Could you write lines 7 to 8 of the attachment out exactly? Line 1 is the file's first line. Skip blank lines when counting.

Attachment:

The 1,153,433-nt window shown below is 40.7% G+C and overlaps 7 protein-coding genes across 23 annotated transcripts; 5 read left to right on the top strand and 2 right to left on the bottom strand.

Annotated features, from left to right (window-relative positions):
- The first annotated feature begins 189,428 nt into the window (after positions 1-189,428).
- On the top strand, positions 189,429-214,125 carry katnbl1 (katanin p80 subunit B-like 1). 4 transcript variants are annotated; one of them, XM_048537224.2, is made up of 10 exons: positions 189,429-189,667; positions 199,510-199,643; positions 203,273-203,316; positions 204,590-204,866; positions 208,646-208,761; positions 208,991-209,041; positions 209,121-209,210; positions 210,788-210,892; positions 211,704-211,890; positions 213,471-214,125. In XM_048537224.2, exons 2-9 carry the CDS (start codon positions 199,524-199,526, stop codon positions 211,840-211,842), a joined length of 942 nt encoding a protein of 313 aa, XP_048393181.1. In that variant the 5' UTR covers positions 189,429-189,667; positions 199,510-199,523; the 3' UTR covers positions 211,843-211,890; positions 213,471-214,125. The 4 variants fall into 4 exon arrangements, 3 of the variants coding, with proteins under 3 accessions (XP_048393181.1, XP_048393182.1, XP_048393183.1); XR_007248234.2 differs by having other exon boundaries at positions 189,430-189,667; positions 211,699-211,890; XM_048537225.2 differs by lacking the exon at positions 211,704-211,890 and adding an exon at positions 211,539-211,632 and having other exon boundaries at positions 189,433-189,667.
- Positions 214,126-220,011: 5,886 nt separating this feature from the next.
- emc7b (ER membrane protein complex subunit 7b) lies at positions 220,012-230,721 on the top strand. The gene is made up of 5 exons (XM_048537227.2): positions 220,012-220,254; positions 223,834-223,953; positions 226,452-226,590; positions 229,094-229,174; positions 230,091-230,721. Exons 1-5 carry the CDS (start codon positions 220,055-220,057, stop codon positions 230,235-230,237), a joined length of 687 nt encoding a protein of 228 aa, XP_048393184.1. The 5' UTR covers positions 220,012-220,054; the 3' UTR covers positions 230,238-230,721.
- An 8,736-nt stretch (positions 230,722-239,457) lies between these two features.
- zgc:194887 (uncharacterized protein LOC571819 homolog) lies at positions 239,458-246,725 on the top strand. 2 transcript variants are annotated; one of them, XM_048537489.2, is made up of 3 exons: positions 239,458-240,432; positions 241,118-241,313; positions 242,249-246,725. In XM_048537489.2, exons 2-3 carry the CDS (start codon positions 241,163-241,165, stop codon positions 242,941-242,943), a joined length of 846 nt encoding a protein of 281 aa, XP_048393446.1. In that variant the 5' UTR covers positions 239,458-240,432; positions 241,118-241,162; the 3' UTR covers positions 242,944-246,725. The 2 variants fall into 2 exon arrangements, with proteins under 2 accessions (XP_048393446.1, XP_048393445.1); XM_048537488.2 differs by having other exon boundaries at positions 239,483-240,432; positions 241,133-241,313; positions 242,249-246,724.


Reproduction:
- An 8,736-nt stretch (positions 230,722-239,457) lies between these two features.
- zgc:194887 (uncharacterized protein LOC571819 homolog) lies at positions 239,458-246,725 on the top strand. 2 transcript variants are annotated; one of them, XM_048537489.2, is made up of 3 exons: positions 239,458-240,432; positions 241,118-241,313; positions 242,249-246,725. In XM_048537489.2, exons 2-3 carry the CDS (start codon positions 241,163-241,165, stop codon positions 242,941-242,943), a joined length of 846 nt encoding a protein of 281 aa, XP_048393446.1. In that variant the 5' UTR covers positions 239,458-240,432; positions 241,118-241,162; the 3' UTR covers positions 242,944-246,725. The 2 variants fall into 2 exon arrangements, with proteins under 2 accessions (XP_048393446.1, XP_048393445.1); XM_048537488.2 differs by having other exon boundaries at positions 239,483-240,432; positions 241,133-241,313; positions 242,249-246,724.